The other day Son wasn’t listening when we asked him to clean up his Lincoln Logs, so Husband told him that if he didn’t clean them up he was going to take them away.

I stood there and shook my head, knowing that this would be no incentive at all. Because Son doesn’t get attached to his toys.

He enjoys them. He plays with them. He particularly loves his trains and cars, but more as a class than individually. There will be periods of attachment when a particular toy goes everywhere with him. But these periods are always short-lived, and no deep attachment forms to a specific toy.

This made no sense to me. I’d always seen evidence that kids form strong attachments to their toys. Many of the parents I know clean out playrooms and toy boxes only when their kids aren’t home in an attempt to avoid the histrionics that would be inevitable if the children knew their toys were moving out.

Not so here. I found this out the first time I tried taking away a toy as a consequence for not cleaning up after himself. He could have cared less, but I don’t know how. Over time I tried different ways, but whether I took away one car or one hundred, for one day or five it just didn’t matter. At all.

Huh. He’s not attached to stuff. Who’s not attached to stuff?

Guess who helps me choose toys to give away? Guess who has talked him into keeping toys?

Now, as we’re getting ready to put the house on the market I find myself asking him if we should keep this serving dish, or that tablecloth, or the other dustcatcher.

He’s all about relationships, not things. It’s not important what he plays with, it’s just important that he plays.

I’m forty-three. He’s four. And he learned the lesson first. And had to teach it to me.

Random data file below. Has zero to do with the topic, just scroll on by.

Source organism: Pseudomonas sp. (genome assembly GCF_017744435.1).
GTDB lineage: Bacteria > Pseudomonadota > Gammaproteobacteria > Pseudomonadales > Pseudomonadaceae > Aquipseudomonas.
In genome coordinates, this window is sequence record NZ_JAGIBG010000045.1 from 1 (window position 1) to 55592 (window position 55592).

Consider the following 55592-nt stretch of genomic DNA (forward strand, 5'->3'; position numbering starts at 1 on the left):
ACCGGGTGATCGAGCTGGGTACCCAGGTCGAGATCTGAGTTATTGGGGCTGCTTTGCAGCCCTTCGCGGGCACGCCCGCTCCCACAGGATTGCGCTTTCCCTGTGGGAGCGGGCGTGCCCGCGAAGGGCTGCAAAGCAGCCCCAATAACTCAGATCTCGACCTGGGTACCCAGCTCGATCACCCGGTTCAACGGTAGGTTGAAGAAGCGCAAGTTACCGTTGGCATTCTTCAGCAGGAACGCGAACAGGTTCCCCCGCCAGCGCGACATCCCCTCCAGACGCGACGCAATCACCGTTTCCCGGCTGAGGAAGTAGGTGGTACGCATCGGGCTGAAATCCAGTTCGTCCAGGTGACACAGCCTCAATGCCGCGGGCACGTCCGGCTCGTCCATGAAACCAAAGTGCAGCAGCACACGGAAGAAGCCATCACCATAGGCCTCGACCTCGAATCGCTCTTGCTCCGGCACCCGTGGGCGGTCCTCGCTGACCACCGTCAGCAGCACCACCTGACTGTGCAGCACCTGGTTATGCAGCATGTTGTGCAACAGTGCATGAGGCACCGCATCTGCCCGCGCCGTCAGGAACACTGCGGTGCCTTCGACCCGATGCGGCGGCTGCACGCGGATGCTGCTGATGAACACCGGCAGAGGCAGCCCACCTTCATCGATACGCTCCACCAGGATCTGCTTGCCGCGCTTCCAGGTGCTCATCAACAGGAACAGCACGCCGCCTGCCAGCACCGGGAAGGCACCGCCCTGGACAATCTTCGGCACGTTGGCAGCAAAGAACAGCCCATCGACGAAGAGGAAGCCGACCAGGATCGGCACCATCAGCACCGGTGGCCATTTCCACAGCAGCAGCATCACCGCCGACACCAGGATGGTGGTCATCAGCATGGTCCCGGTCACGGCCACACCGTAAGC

Really. It’s humbling.

Now if I could just get him past his urinal obsession


3 Responses to “Attachment”

  1. Jen Says:

    My four year old son is like that too, I am sure it will, but I hope that feeling never goes away. We never really buy him much because if I say we are going to go to Target to get him a toy, he’s like, okay, whatever…he’s happyish but doesn’t care too much. He can play with a broken yo-yo or an old ball and be fine. When I was a kid I would have done anything for a toy.

  2. Sara - pension comparison Says:

    Kids these days are surrounded by toys and games to keep their young minds active, primarily because they are cheaper to produce and much more affordable than when we were children!

  3. funnyaboutmoney1 Says:

    That’s very interesting. I wonder if it’s a function of age, or of boyness?

    My son had very few toys that he seemed to be attached to. But I have to say: he had way TOO MANY toys! Maybe he couldn’t get focused on any of them.

    LOL! When I was a little kid — don’t remember how old, but it couldn’t have been more than 6 or 7 at most — I developed a passionate attachment to a cut-out picture of a zebra (came from a coloring book) that I’d glued to piece of cardboard. For some reason I just LOVED this stupid DIY zebra paper doll. When we came home to the States on one of my father’s long leaves, I carried it onto the plane with me for the 24-hour ride across Europe to New York via Shannon and the Azores. Somehow, heaven help my sainted mother, I lost the dratted thing. I was just devastated!

    Oh dear. What must it have been like to be the mother of a Weird Little Kid?

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